The College Coaching Carousel
FSU's Jimbo Fisher offers interesting insights into the coaching profession.
This interview with Florida State head football coach Jimbo Fisher about his bringing on Alabama defensive backs coach Jeremy Pruitt offers interesting insights into the coaching profession:
My interest was piqued because I’m an Alabama guy and the AL.com guys used a clever headline, “Jimbo Fisher on interviewing Jeremy Pruitt and why Nick Saban is mad.” But it’s not really about Pruitt so much as the nature of the hiring process and the relationships that develop within the coaching fraternity.
As it turns out, Saban isn’t mad; he’s almost certainly happy that another of his coaches got a chance to move up. Happy as a human being, friend, and mentor. Happy that he’s having so much success that his coaches are so sought after. But that means having to constantly replace those guys with others who can continue the winning tradition.
Fisher comes across as quite likable here and kudos to him for allowing Pruitt to stay on at Alabama through the BCS National Championship game. His stated reason is generous: He wouldn’t want to deny that rare opportunity to Pruitt and it’s not fair to the Alabama players to lose their coach at such a critical juncture.
Alas, most coaches don’t have Fisher’s class. If I were king of the NCAA, I would put a moratorium on coaching hires until after all the bowls are over. No interviews, no nothing. Sure, that puts teams seeking to replace their coach at a severe disadvantage. But the alternative is the situation we see year after year where a coach takes a team to a major bowl game and then skips town before taking the kids to the game. That’s not fair to the kids or to the schools.
This is the rule in the NFL and most other professional sports as I understand it. I don’t see why it shouldn’t apply to the NCAA. Another example is Wisconsin, who is heading to the Rose Bowl with a temporary coach filling in for the Head Coach who left at the end of the regular season. to accept a position at Arkansas.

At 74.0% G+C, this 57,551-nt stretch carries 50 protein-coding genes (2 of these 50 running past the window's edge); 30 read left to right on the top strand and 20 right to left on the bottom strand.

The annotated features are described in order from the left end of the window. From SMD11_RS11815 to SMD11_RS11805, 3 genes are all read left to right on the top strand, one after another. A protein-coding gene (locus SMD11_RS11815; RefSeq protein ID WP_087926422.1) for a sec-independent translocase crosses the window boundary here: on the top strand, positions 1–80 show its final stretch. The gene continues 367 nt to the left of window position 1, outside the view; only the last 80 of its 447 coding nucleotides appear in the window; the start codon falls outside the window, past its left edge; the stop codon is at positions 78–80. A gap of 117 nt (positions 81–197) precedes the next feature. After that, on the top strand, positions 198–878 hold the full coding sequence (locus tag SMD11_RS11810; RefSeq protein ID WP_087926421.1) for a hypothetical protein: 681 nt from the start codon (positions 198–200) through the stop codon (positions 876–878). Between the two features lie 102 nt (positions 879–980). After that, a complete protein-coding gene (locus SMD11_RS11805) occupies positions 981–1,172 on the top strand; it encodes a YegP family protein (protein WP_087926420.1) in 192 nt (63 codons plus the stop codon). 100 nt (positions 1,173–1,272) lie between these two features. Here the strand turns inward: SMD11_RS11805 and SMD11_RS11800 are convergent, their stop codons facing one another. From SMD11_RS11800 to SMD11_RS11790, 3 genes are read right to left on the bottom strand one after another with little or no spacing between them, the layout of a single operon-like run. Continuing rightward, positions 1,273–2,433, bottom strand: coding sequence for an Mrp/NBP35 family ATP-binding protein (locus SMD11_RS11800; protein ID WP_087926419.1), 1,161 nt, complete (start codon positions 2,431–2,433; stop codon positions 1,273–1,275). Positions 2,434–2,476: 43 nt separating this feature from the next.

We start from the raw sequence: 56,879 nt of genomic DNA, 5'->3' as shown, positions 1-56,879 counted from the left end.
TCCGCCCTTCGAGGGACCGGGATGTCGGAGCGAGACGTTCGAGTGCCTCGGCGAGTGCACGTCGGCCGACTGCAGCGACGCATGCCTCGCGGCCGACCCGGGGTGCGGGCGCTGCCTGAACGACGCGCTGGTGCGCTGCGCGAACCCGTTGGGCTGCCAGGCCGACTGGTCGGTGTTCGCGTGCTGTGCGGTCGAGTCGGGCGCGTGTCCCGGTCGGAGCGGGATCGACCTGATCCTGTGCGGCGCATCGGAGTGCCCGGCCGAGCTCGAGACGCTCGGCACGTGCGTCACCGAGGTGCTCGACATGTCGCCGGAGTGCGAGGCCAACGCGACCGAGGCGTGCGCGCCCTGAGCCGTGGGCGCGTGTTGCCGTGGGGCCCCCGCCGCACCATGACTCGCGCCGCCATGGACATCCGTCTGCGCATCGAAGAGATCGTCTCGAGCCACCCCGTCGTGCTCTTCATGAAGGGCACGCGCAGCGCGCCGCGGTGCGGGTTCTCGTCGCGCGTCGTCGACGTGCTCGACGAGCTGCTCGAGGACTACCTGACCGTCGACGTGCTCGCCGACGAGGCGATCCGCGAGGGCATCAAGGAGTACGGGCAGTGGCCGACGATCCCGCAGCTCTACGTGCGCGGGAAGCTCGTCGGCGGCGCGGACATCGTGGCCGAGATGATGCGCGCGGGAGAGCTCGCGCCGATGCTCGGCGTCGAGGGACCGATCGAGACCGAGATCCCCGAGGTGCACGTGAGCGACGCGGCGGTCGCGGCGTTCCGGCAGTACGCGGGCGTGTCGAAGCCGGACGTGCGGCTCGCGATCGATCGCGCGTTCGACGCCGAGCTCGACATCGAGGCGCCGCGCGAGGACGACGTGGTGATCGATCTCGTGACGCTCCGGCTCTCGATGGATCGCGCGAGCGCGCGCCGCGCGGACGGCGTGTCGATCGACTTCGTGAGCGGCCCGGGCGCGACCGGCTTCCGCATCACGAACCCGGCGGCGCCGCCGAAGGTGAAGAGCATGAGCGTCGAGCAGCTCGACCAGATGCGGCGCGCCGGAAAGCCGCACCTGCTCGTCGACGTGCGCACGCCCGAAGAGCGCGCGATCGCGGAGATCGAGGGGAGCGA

@Doug Mataconis: Yup; it just ain’t right. The current guy at Notre Dame did that to the kids at Cincy on his way out the door.
Could the schools essentially write that into a contract. They could keep a normal buyout of $X million, or a MUCH bigger buyout if it occurs during the season including bowl games. (This wouldn’t prevent the interviews and other shenanigans, admittedly.)
BTW, the reason most coaches leave at this time is that they have to get a head start on the big recruiting time which is basically right now. And then there’s cheaters like Ohio State, who hired Urban Meyer to recruit while the regular coaching staff just coached.
Perhaps they could, but the acquiring school could always say that they’ll cover the penalty clause out of their pocket.
This needs to be a generally applicable rule.
Don’t blame Kelly, that was his only way to get the job, when was the last major poaching after Jan 10th? Why they haven’t fixed it is completely beyond me.
So, people shouldn’t be able to accept a better job whenever they like? I understand buyout clauses, but they are largely used to protect employers in the case of sudden changes and leaving before a bowl games seems to be a stretch.
@Talmadge East: These guys are all under contract. But I’m proposing that the NCAA prohibit the hiring institution from reaching out to coaches under contract elsewhere—with severe sanctions for violation–before, say, 15 January. It’s simply not fair to the schools being raided to have their process disrupted in the manner that it currently is. And coaches have little choice but to comply if they want to move up the ladder.
Well then, what about the obverse?
Coaches getting FIRED before bowl games?
For example, Rick Neuheisel at UCLA last year, getting fired just before a bowl game and instead of allowing him to coach his last game with the team, instead handed the reins over to his OC.
This doesn’t seem fair either.